Thursday, May 10, 2012

Fictional Mothers

All my novels and short stories contain at least one mother, whether she is on stage or not. Why is this? Many novels I read also present at least one mother. But I have read many others that did not have a single mother character. It seems natural to me, because most of my stories tell about a couple and their families, and several comprise a series based on characters in the previous novel.

Mothers aren't always portrayed as the perfect, loving, nurturing type. In my first novel, All My Hopes and Dreams, the villain is the mother of the hero, and becomes the mother-in-law of my unsuspecting, perfectly groomed, proper heroine, Miss Cynthia Harrington. Wow, is she in for a surprise when she arrives hundreds of miles from her home across Texas with her new husband, Ricardo Romero. Immediately, she learns her mother-in-law Felicitas hates her entire being. Felicitas made a good evil mother, even making her husband and son miserable. But as in most of my books, I must find the good side of our dear Felicitas.

In Texas Promise, Jo is the product of a rape when her mother, Marilee, was only fifteen. Marilee was abandoned and isolated by her father, because he was ashamed of her pregnancy, even though she had been a victim. Marilee learned to be a good mother all by herself, because she, herself, had been raised by only her father. Marilee is the epitome of The Good Mother, protecting, nurturing, and loving her child, and Jo in return adores her mother. Even though she acted strong and capable, Marilee's heart and mind were scarred, causing her to feel unlovable and damaged. Buck Cameron, though, taught her to love not only herself, but him, as well.

for Most Beatiful Cover 
In my contemporary Texas novel, Crystal Lake Reunion, I include two mothers. The mothers are connected by two babies--one who died at birth, and one who grew into a beautiful, brilliant  young woman. The surviving daughter has no inkling that her life is not as it seems, and when she begins to ferret out the truth on her own, she learns no one has told her the truth, and her world begins to unravel. Who is her mother?

The story revolves around the women in the story, but a young doctor also plays a big part in the heroine's life, adding romance to the tale.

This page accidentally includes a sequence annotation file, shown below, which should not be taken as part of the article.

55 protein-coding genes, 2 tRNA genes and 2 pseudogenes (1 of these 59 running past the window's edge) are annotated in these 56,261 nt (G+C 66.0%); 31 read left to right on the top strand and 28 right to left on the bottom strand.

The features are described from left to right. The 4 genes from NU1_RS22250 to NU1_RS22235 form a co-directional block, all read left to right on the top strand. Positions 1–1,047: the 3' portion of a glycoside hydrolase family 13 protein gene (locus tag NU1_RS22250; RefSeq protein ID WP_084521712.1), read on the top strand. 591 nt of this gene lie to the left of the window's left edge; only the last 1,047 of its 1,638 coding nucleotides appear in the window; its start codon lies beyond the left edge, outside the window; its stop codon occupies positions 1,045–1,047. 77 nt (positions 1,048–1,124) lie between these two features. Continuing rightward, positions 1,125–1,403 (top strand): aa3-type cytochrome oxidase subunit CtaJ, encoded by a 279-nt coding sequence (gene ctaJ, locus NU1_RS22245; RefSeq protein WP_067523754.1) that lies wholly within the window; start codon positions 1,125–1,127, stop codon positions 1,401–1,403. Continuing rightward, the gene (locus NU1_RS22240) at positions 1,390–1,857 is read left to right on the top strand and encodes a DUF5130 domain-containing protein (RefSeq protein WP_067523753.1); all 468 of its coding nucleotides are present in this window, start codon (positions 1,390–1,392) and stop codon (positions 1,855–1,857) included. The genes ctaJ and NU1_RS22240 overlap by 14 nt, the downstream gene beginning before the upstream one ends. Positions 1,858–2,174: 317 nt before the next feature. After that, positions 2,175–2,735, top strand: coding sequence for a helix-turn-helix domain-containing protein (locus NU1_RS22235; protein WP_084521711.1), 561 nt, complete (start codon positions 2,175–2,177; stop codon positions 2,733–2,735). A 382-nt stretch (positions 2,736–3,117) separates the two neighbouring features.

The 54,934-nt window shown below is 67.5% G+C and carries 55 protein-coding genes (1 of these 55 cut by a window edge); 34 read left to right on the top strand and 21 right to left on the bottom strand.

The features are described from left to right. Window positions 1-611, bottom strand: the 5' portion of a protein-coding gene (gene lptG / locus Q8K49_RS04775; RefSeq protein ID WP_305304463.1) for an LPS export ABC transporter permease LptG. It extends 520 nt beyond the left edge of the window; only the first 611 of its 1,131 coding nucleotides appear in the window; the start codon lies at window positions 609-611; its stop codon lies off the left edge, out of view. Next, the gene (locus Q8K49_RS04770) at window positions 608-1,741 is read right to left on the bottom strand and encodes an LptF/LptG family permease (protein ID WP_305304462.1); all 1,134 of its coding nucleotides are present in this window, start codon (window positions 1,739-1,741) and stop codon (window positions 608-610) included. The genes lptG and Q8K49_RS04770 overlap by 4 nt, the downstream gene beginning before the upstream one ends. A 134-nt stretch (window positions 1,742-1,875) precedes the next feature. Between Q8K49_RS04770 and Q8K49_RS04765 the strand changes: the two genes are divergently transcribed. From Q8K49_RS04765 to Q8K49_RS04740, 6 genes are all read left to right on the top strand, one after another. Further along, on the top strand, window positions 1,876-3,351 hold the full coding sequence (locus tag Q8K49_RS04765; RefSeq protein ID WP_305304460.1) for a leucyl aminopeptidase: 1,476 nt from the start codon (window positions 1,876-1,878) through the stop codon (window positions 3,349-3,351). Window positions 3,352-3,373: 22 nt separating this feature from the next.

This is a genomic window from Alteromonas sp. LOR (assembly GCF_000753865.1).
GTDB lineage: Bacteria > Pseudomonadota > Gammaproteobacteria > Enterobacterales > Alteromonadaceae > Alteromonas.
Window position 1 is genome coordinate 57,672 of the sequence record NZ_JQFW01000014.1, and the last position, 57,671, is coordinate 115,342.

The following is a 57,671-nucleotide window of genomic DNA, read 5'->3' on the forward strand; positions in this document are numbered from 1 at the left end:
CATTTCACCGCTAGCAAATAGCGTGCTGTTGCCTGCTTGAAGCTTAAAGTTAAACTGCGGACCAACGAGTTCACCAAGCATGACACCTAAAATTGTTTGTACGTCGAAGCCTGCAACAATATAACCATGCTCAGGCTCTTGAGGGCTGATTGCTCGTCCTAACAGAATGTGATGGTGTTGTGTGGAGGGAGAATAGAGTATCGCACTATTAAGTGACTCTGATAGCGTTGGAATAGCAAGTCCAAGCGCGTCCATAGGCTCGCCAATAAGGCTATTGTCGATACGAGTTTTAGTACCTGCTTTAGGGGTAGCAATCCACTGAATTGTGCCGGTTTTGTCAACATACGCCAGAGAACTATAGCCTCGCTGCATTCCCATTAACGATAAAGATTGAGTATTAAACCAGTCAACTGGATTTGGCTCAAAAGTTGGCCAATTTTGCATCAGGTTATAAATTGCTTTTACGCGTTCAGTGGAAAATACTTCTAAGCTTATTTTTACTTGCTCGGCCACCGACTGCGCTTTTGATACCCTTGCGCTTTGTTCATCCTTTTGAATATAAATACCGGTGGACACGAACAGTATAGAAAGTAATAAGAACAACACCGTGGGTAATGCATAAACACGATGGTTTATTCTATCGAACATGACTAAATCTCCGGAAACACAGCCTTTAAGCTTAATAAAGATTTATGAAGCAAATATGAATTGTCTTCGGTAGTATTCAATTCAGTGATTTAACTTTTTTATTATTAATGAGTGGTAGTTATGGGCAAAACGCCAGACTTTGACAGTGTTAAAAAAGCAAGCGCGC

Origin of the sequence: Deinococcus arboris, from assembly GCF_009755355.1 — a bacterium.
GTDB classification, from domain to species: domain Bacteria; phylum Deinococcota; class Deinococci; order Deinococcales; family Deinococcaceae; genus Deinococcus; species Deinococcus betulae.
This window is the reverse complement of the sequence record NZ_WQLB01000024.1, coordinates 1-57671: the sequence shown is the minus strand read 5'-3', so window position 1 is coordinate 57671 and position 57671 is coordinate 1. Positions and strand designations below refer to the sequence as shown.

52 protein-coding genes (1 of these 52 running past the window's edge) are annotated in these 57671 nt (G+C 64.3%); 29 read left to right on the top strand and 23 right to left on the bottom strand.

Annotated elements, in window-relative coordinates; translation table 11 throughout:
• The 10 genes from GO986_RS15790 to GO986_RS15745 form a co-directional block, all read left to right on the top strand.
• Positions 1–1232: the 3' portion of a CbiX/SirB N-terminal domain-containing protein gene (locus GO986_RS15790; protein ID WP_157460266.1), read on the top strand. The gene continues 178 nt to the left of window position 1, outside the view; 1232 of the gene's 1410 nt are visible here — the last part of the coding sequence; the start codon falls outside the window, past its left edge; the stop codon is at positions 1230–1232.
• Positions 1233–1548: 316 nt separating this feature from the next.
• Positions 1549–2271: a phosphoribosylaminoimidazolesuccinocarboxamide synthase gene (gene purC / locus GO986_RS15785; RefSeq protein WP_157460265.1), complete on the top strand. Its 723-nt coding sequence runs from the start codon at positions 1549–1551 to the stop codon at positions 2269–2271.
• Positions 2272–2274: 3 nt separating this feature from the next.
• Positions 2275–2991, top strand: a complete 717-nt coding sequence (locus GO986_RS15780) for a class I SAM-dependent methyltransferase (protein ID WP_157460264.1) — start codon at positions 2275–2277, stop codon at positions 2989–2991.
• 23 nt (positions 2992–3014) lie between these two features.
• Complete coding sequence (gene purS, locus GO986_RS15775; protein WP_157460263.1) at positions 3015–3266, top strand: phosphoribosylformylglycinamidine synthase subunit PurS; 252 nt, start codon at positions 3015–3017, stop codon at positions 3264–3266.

***For the Month of May, Crystal Lake Reunion is available on the Whiskey Creek Publishing website in electronic form for 99Cents.****  
Twenty-five-year-old Houston realtor, Dana Dawson, has no reason to believe her life is not as it seems. When Ruth Dawson, her mother, travels thirty miles to Crystal Lake for her twenty-fifth high school reunion, she becomes ill. Dr. Grant Adams summons Dana to the small town she has never seen. There Dana begins to unravel a secret about her past she did not know existed.

Dana keeps her suspicions to herself and remains in Crystal Lake when her mother goes home. During the next week, she becomes acquainted with the charming young doctor and elicits his help to discover her true birthplace. There she finds a shocking truth that not only changes her life, but also almost destroys her mother and another entire family.
Prologue and part of 1st chapter:

Thank you!
Celia Yeary-Romance...and a little bit 'o Texas
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  1. I always find mothers to be interesting in romance novels. In my mind, a large part of how the heroine acts is either in defiance of or to please her mother.

    Many authors make their characters stronger by keeping Mom offstage or, worse, in the cemetery, so that the daughter has to fend for herself.

    While its sad that moms don't get a lot of print space in romance novels, it's lovely that the daughters get to have such a great character arc and become mothers (or become better mothers) themselves.

    Great post to make you think!


  2. MAGGIE--I agree about keeping most mothers off-stage, and I pretty much do that. The evil MIL had her own POV and really drove the story. In fact, she almost upstaged the hero and heroine. Too many readers mentioned how they hated her, meaning...she got the most attention.
    I'm reading a novel now in which the heroine lives with her mother, and while the plot of complicated, the heroine carries all the burdens. It's working, but generally I don't like a mother to have such a big role.
    Thanks for your thoughtful comments.

  3. My 'mothers' have had a small but important role to play in both 'Fragrance of Violets' and 'Changing the Future'. In both cases, they had reasons (different but very genuine) for disliking the hero, at least to start with. Not had any MILs (evil or otherwise) in my novels - yet!

  4. Paula--youu know I never had a MIL. She had died years before I even met my husband. But I know for a fact from her 12 children and the way my husband talks about her, that was a lovely, sweet, kind woman, very religious. This MIL in my book--it just happened. You know how that is? My heroine and hero had married spontaneously, and she had no idea where she was going, all the way across Texas. She expected a warm welcome, but by that time I knew the MIL would be a thorn in her side.
    I don't like to have a mother present at all times--they are either discussed, or appear early on and go away, or appear at the end for some reason.
    But the mothers in CLR began and ended the story. They had to be on stage a lot.
    Thanks for you comment--as usual, I always look for your comment.